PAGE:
Scone ingredients prefer to be cold. All your starting components need to be kept as cool as possible – this will help to guarantee the soft, light and well-risen qualities of your next batch of scones.

North American or British scones – what’s the difference? British scones are served with butter/cream whereas North American scones or ‘biscuits’ are far butterier and are typically served alongside meat and veg style savory dishes.

These onion scones make such a nice addition to a beef stew meal.

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Onion Scones
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Keyword onion scones
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Course Main Dish
Keyword onion scones
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Instructions
  1. Preheat oven to 375 F.
  2. In a microwave-safe bowl, combine the yellow onion, green onions, garlic & butter. Microwave on high for 2 minutes, then stir. Microwave for another 1-2 minutes or until the vegetables are tender. Remove bowl from microwave & let the vegetables cool for 10 minutes.
  3. In a large bowl, combine the flour, cheese, sugar, baking powder, pepper & salt.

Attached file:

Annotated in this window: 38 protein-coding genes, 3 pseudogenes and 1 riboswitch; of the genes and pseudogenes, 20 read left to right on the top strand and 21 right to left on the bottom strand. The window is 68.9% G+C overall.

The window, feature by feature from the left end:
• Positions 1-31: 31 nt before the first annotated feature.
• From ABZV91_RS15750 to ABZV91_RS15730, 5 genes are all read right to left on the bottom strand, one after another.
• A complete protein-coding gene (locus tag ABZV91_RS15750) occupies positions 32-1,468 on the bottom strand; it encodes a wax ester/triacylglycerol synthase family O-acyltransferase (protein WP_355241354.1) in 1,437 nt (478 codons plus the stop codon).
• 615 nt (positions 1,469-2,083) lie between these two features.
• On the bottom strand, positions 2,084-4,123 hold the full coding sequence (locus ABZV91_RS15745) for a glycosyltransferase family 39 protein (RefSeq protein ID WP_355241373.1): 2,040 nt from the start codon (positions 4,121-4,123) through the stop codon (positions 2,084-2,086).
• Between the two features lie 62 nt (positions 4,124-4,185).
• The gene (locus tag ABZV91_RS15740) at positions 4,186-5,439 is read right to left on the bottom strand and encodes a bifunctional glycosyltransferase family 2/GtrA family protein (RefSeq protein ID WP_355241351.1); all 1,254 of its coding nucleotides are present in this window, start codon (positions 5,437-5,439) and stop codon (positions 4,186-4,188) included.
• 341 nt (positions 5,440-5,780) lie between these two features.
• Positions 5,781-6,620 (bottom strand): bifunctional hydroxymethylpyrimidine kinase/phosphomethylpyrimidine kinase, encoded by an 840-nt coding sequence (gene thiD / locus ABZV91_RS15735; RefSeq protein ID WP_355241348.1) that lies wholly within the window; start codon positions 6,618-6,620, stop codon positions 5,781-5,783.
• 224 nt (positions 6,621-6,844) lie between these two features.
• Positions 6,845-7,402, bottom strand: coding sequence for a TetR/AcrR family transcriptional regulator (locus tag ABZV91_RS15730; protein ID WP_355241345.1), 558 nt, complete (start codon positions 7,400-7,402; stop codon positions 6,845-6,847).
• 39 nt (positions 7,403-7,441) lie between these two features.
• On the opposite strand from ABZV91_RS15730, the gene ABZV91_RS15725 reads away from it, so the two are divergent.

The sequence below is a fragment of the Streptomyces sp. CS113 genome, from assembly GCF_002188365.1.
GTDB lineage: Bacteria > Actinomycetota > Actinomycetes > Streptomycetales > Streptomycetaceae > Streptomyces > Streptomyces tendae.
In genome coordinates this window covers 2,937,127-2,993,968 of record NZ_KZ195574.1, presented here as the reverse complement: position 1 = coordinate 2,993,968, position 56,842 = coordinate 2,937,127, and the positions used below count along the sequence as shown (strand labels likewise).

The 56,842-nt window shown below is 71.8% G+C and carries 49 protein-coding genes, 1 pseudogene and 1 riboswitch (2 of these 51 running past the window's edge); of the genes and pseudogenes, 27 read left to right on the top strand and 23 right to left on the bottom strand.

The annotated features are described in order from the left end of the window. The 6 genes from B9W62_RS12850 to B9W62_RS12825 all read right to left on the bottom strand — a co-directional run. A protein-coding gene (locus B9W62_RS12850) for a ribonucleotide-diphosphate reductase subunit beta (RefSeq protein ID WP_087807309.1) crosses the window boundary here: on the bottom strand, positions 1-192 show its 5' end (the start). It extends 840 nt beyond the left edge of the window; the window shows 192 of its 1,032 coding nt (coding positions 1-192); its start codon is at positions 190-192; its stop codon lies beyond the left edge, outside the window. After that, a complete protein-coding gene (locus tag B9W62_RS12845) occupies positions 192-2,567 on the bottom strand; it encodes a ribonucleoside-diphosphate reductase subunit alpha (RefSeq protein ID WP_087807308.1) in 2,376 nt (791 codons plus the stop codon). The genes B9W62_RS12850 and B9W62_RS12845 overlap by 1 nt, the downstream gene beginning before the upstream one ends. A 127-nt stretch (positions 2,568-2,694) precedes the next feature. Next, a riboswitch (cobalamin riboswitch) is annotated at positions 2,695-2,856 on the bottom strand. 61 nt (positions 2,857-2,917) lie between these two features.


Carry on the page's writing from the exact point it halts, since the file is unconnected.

4. Add the sautéed onion mixture to the flour mixture along with the light cream & egg. Stir JUST until combined.
  5. Gently press the dough together with your hands to form a ball.
  6. On an ungreased baking sheet, press the dough into an 8-inch circle. Cut the circle into 8 wedges. Separate the wedges slightly.
  7. Bake for 12-15 minutes or until scones are lightly browned. Brush with more melted butter & serve immediately.

Benedictine Liqueur Coffeecake w/ Strawberries

Today, March 28, was the birth date of my mother. She passed away in 1978 at the age of sixty. Although 46 years have passed, it seems like it was only yesterday. She was truly an ‘Angel on Earth’, never to be forgotten by her family or by the people whose lives she touched.

I have so many memories of her wonderful cooking and baking. In her honor today, I decided to post a unique coffeecake recipe.

Since I have become a huge fan of Dom Benedictine Liqueur in sweet & savory recipes, this is the fifth recipe I have developed using it in the ingredients. When I first ‘discovered’ this interesting liqueur, I searched high and low for recipes to incorporate it in my baking and cooking. After having no success finding any, I resorted to my favorite ‘hobby’ of recipe development. So far, I have had good results.

If you’re not familiar with this liqueur, here is a brief bit of history about it. For more in-depth info, check out my blog article from December 2022 under Benedictine Liqueur Cupcakes.